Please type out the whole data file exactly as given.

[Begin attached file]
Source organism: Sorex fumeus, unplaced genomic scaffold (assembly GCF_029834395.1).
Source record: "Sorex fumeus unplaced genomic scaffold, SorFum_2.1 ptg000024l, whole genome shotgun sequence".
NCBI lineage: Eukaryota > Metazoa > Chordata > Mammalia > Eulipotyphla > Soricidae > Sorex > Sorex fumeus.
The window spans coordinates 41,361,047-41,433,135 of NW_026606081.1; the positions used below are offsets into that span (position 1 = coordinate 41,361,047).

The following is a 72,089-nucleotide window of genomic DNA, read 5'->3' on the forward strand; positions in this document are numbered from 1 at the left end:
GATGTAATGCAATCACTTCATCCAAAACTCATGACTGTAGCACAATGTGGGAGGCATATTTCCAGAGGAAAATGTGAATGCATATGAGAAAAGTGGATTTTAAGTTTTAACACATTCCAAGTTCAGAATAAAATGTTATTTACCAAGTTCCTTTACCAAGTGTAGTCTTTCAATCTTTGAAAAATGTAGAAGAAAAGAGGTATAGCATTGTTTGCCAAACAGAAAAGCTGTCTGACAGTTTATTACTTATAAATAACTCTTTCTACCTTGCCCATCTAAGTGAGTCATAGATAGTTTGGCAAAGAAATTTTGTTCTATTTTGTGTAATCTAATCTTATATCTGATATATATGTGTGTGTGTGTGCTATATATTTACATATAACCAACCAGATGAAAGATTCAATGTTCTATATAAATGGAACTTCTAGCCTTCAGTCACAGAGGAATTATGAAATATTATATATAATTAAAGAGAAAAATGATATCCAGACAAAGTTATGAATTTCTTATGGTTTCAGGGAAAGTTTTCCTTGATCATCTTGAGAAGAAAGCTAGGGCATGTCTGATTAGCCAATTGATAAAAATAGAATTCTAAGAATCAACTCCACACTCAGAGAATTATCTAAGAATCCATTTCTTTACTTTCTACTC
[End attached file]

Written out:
Source organism: Sorex fumeus, unplaced genomic scaffold (assembly GCF_029834395.1).
Source record: "Sorex fumeus unplaced genomic scaffold, SorFum_2.1 ptg000024l, whole genome shotgun sequence".
NCBI lineage: Eukaryota > Metazoa > Chordata > Mammalia > Eulipotyphla > Soricidae > Sorex > Sorex fumeus.
The window spans coordinates 41,361,047-41,433,135 of NW_026606081.1; the positions used below are offsets into that span (position 1 = coordinate 41,361,047).

The following is a 72,089-nucleotide window of genomic DNA, read 5'->3' on the forward strand; positions in this document are numbered from 1 at the left end:
GATGTAATGCAATCACTTCATCCAAAACTCATGACTGTAGCACAATGTGGGAGGCATATTTCCAGAGGAAAATGTGAATGCATATGAGAAAAGTGGATTTTAAGTTTTAACACATTCCAAGTTCAGAATAAAATGTTATTTACCAAGTTCCTTTACCAAGTGTAGTCTTTCAATCTTTGAAAAATGTAGAAGAAAAGAGGTATAGCATTGTTTGCCAAACAGAAAAGCTGTCTGACAGTTTATTACTTATAAATAACTCTTTCTACCTTGCCCATCTAAGTGAGTCATAGATAGTTTGGCAAAGAAATTTTGTTCTATTTTGTGTAATCTAATCTTATATCTGATATATATGTGTGTGTGTGTGCTATATATTTACATATAACCAACCAGATGAAAGATTCAATGTTCTATATAAATGGAACTTCTAGCCTTCAGTCACAGAGGAATTATGAAATATTATATATAATTAAAGAGAAAAATGATATCCAGACAAAGTTATGAATTTCTTATGGTTTCAGGGAAAGTTTTCCTTGATCATCTTGAGAAGAAAGCTAGGGCATGTCTGATTAGCCAATTGATAAAAATAGAATTCTAAGAATCAACTCCACACTCAGAGAATTATCTAAGAATCCATTTCTTTACTTTCTACTC